STEM field requires more participation

Published 7:38 am Tuesday, February 27, 2018

Next month, students from Picayune’s West Side Elementary School will travel to Biloxi to compete in the international SeaPerch competition.

In preparation for the competition, students built a remotely operated underwater vehicle, which they will be judged on in several categories. When students participate in these kinds of competitions, it provides them with a great outlet to gain experience in the practical applications of science, technology, engineering and mathematics.

The United States is falling significantly behind other developed countries in regard to mathematics and science. Out of 71 countries that participated in the 2015 Program for International Student Assessment, the United States placed 38th in math and 24th in science. As a nation, many believe that the United States is not doing its part to raise a generation of students proficient in the STEM fields.

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According to an article by the Pew Research Center, only 13 percent of employed Americans work in STEM-related occupations. When interviewed, many responded that they did not pursue an education in STEM because it was too difficult or too expensive, among other things, the article states.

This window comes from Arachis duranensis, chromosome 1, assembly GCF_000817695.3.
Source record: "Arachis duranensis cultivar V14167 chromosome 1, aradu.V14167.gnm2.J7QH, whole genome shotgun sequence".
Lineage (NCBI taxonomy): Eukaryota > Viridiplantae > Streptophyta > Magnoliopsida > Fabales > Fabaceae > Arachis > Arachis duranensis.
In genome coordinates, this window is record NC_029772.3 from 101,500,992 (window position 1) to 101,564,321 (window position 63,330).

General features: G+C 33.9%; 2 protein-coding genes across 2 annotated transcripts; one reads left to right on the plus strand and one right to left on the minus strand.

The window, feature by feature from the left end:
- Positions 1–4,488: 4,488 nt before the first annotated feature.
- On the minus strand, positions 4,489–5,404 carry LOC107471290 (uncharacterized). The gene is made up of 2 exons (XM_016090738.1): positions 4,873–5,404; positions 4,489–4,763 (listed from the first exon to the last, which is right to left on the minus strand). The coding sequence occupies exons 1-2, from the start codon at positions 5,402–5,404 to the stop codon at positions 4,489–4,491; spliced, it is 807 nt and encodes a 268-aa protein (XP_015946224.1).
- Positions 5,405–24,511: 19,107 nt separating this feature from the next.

The fact that STEM fields are generally looked upon as “too difficult” is a problem for America. Our students need to feel that science and mathematics are fun from a young age. We could possibly achieve this by presenting puzzles that need to be solved rather than subjects that should be avoided.

According to data by the National Science Foundation, “in 2011, nearly 550,000 bachelor’s degrees in science and engineering fields were awarded in the United States, a 39 percent increase since 2001.” While this shows improvement, we have a long way to go to catch up with other major world powers. Unfortunately, out of all of the states listed, Mississippi ranked as one of the lowest for producing STEM graduates.

If the United States is going keep its place as a major world power, educational reforms need to be made. The best way to change the general view of STEM education is in the classroom by making these subjects fun, engaging and understandable.